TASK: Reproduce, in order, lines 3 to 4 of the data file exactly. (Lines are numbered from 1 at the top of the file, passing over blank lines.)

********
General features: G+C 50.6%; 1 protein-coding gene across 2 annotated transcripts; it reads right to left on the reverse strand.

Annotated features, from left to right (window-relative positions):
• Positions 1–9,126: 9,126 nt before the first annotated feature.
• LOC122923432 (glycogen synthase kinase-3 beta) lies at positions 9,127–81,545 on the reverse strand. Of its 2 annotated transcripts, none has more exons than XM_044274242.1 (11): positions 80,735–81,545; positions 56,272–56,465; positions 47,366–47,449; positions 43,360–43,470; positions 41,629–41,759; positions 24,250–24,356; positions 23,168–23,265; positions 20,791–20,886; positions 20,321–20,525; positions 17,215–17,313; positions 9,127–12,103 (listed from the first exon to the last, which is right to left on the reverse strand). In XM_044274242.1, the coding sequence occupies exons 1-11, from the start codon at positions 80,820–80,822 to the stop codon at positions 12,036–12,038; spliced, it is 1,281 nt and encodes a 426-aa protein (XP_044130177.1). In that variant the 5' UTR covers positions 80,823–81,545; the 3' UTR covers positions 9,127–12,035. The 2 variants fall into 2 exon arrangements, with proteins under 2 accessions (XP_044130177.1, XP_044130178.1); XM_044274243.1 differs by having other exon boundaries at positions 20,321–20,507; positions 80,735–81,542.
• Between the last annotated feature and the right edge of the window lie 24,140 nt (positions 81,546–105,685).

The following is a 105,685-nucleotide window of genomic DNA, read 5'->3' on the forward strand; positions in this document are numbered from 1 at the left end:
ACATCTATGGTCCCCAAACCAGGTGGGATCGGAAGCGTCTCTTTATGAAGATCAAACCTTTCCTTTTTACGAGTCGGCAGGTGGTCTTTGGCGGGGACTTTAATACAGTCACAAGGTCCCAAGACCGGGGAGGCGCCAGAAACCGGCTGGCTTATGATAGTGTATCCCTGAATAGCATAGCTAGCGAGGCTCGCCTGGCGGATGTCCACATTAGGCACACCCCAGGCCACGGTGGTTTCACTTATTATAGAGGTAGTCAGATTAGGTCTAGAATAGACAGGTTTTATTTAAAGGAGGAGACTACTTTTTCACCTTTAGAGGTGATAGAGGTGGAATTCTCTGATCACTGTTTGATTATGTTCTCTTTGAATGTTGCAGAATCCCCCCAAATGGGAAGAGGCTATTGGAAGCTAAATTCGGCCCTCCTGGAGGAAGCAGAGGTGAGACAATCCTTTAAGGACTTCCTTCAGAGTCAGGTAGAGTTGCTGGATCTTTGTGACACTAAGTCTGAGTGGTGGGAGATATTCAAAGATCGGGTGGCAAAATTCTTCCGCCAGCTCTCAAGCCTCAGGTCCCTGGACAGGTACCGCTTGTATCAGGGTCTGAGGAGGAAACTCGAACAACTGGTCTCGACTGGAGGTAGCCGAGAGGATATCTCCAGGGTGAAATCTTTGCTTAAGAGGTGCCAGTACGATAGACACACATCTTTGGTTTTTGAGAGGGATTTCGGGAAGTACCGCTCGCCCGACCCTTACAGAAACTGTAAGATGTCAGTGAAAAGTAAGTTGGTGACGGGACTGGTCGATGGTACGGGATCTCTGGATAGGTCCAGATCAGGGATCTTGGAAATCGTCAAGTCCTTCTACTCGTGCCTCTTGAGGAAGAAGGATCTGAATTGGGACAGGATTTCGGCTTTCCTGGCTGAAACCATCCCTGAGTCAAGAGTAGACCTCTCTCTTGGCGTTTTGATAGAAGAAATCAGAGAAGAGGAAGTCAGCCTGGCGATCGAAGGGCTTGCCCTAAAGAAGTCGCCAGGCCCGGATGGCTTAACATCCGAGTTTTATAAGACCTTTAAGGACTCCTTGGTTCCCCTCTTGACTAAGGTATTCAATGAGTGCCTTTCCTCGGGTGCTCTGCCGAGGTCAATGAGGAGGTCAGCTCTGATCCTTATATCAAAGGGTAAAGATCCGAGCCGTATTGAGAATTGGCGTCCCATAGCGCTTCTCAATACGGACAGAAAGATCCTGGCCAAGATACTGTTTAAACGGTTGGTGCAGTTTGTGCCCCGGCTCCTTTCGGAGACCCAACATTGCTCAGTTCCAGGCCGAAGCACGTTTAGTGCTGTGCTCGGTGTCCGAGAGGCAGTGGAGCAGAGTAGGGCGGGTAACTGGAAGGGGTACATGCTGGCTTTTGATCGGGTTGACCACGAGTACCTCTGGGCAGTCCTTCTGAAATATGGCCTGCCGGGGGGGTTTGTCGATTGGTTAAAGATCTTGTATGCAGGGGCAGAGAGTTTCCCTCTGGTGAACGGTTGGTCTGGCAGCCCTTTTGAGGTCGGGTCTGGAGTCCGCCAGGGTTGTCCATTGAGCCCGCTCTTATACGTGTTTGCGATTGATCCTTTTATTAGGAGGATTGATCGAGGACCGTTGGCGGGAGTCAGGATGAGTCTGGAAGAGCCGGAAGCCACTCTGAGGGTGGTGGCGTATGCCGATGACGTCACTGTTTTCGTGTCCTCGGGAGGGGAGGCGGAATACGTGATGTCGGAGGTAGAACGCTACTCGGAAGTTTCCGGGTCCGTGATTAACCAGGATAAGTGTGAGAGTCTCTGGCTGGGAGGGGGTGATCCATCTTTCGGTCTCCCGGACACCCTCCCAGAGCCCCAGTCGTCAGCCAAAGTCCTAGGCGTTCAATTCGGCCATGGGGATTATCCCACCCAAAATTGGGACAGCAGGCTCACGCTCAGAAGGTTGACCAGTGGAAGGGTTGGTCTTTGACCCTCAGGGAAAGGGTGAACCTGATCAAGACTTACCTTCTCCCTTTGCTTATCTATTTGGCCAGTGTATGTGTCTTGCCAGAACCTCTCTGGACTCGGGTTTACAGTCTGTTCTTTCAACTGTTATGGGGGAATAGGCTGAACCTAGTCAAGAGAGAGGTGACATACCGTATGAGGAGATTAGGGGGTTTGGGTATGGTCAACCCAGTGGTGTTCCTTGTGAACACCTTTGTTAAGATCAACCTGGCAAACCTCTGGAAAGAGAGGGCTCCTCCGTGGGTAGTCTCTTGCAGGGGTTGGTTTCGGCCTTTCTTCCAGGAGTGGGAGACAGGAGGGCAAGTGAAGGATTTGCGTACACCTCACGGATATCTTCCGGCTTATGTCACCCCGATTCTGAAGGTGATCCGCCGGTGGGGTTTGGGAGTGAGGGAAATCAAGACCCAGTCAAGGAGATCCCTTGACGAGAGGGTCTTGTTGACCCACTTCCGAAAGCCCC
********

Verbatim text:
• Positions 1–9,126: 9,126 nt before the first annotated feature.
• LOC122923432 (glycogen synthase kinase-3 beta) lies at positions 9,127–81,545 on the reverse strand. Of its 2 annotated transcripts, none has more exons than XM_044274242.1 (11): positions 80,735–81,545; positions 56,272–56,465; positions 47,366–47,449; positions 43,360–43,470; positions 41,629–41,759; positions 24,250–24,356; positions 23,168–23,265; positions 20,791–20,886; positions 20,321–20,525; positions 17,215–17,313; positions 9,127–12,103 (listed from the first exon to the last, which is right to left on the reverse strand). In XM_044274242.1, the coding sequence occupies exons 1-11, from the start codon at positions 80,820–80,822 to the stop codon at positions 12,036–12,038; spliced, it is 1,281 nt and encodes a 426-aa protein (XP_044130177.1). In that variant the 5' UTR covers positions 80,823–81,545; the 3' UTR covers positions 9,127–12,035. The 2 variants fall into 2 exon arrangements, with proteins under 2 accessions (XP_044130177.1, XP_044130178.1); XM_044274243.1 differs by having other exon boundaries at positions 20,321–20,507; positions 80,735–81,542.